'Bad Times at the El Royale' is a fun, enjoyable movie that makes no apologies
‘Bad Times at the El Royale’ is a fun, enjoyable movie that makes no apologies

A group of strangers thrown together by happenstance in a secluded location where murder and mayhem bubbles beneath the surface is a plot convention that has been used by everybody from Agatha Christie to Quinten Tarantino.

In the hands of writer/director Drew Goddard (the filmmaker behind the meta-horror masterpiece “The Cabin in the Woods”), this convention gets a fresh coat of paint, some stylish redecorating, and an infamous new address.

“Bad Times at the El Royale” is a tightly plotted thrill ride that reveals itself with the same measured, clever suspense of a magician turning over his cards.

The bad times take place at a hotel on the outskirts of Lake Tahoe in the late 1960s. The El Royale is a once-glamorous getaway that has seen better days and its clientele reflects that fact.

On a fateful, stormy evening, the guest list at the El Royale consists of Laramie Sullivan (Jon Hamm), a motor-mouthed traveling salesman; Father Flynn (Jeff Bridges), a kindly old priest; Darlene Sweet (Cynthia Erivo), a promising young singer; and Emily Summerspring (Dakota Johnson), a flower-child with a bad attitude.

Of course, no one is exactly what they seem, all the way down to the El Royale’s polite, unassuming desk clerk Miles (Lewis Pullman). Things get off to a rocky start as motivations are slowly revealed and before long things are completely out of hand— and that’s all before the arrival of Billy Lee (Chris Hemsworth), a Charles-Manson-like cult leader who comes to reclaim something he’s lost.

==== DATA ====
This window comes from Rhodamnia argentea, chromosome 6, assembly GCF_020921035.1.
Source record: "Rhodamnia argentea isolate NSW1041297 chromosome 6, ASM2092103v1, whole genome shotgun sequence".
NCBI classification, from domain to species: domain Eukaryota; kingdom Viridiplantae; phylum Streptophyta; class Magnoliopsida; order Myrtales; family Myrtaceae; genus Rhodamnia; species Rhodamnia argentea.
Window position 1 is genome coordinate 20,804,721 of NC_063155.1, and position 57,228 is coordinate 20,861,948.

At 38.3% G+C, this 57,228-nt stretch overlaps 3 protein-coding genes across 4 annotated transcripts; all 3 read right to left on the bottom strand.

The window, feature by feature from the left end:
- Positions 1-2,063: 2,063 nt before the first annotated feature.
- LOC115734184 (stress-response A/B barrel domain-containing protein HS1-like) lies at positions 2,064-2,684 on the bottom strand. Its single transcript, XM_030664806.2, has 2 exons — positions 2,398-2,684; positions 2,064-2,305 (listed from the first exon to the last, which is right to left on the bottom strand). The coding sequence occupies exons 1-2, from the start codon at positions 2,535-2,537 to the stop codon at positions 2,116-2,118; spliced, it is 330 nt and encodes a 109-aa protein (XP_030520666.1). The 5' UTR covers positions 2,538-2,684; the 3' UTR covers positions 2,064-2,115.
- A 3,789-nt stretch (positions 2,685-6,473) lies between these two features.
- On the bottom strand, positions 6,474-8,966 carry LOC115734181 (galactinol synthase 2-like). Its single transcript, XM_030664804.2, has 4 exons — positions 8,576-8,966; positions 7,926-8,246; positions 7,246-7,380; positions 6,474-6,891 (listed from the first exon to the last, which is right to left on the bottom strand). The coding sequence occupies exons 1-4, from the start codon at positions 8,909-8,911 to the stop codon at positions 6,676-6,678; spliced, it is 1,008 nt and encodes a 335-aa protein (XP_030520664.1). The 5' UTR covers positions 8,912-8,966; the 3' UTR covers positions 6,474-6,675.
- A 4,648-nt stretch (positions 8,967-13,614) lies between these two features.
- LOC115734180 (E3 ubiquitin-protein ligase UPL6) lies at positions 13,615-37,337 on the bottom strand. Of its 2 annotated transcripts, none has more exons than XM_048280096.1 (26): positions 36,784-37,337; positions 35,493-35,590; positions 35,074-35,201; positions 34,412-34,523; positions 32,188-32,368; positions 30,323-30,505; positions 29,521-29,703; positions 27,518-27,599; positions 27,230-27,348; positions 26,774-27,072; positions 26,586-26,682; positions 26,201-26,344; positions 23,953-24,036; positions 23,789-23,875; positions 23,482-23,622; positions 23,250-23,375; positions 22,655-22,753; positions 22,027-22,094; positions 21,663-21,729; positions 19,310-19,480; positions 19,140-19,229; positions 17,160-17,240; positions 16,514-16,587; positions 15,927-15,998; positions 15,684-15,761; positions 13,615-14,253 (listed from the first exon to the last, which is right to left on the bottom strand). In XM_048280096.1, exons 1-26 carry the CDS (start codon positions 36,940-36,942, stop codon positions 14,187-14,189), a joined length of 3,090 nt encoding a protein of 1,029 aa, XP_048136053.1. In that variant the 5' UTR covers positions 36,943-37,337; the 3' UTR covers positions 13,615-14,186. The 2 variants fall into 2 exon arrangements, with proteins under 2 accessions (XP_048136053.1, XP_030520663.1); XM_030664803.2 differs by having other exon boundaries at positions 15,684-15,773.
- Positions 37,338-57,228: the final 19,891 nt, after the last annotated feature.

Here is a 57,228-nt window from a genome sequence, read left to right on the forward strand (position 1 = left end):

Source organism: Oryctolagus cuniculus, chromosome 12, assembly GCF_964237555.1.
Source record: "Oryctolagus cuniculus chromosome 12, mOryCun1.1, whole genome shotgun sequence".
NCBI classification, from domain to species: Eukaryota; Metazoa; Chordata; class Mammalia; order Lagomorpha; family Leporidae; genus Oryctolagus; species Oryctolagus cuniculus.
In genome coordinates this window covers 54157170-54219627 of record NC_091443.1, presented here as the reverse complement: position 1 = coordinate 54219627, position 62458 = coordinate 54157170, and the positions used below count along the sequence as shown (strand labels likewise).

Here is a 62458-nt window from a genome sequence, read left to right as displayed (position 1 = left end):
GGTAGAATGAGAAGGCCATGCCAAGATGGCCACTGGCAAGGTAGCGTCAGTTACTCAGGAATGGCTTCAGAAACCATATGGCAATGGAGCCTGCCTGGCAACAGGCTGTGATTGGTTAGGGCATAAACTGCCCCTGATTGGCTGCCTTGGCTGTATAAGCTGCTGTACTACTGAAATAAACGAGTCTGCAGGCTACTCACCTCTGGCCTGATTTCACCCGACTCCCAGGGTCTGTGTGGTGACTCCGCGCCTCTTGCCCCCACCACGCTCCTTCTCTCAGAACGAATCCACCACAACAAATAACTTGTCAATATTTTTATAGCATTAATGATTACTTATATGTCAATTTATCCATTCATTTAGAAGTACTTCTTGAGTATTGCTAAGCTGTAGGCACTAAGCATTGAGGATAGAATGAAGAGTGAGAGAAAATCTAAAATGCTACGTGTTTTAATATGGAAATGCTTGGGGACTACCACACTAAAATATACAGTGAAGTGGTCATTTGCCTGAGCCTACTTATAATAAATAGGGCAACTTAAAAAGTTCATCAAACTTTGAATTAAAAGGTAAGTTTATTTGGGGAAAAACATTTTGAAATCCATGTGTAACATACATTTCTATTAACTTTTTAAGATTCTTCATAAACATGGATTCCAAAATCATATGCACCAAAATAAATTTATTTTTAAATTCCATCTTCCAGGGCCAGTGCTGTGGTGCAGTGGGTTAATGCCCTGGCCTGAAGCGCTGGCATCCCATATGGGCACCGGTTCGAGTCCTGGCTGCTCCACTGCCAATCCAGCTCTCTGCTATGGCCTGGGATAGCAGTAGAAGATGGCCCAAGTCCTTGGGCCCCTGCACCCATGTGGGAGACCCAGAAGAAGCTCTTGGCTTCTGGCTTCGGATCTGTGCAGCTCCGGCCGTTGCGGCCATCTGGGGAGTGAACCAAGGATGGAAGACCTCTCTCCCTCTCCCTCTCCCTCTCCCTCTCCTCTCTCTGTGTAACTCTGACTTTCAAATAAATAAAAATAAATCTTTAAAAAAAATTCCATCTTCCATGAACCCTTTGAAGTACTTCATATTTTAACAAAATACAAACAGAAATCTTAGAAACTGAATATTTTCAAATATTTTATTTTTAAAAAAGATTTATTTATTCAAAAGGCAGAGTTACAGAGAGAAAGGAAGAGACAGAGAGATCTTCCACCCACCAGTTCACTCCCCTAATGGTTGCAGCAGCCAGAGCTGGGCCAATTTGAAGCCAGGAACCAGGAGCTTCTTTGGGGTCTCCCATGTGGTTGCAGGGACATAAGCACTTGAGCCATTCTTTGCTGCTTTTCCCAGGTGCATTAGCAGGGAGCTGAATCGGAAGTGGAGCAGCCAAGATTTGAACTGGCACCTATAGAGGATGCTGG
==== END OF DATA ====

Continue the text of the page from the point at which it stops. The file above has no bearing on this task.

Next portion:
Even as I acknowledge how great the screenplay is, a ton of the credit for the success of “Bad Times at the El Royale” goes first and foremost to the excellent cast. Hamm is as reliable as ever and Bridges, who could play this part in his sleep, goes ahead and gives it his all anyway and crushes it out of the park.

Hemsworth proves he’s more than just a pretty face even though his character repels buttoned-up shirts the same way oil repels water. If you’ve got it, flaunt it, I suppose. The volatile, sinister charm he brings to Billy Lee helps carry the movie’s third act. Even Johnson, free of dreadful “Fifty Shades” dialogue shows she’s capable of some depth and nuance.

But, the most impressive turns in “El Royale” come from a pair of fresh faces.

Pullman (son of actor Bill Pullman, to whom at times he bears an uncanny resemblance) sneaks up on you as the morally-conflicted Miles, who surprisingly becomes the heart of the movie. That said, it is Erivo who is the movie’s soul. As Darlene, she boasts a world-weary resourcefulness of a person who has found herself in more than her share of ugly places. Keep an eye on Erivo, she’s destined for bigger and better things.

As a screenwriter, Goddard definitely knows how to turn the screws, but he deserves credit as a director for drenching this movie in time and place. Stylistically, he doesn’t get too showy, but the Motown-infused soundtrack alone gives this movie an undeniable level of coolness that is hard to resist.

There are plenty of clichés bantered about in “Bad Times at the El Royale,” but they are done with a wink and a nod as they get played around with and then brushed aside. More than anything, this is a fun, enjoyable movie that makes no apologies for what it is. All bad times should be so good.

“Bad Times at the El Royale” is rated R for strong violence, language, some drug content, and brief nudity.

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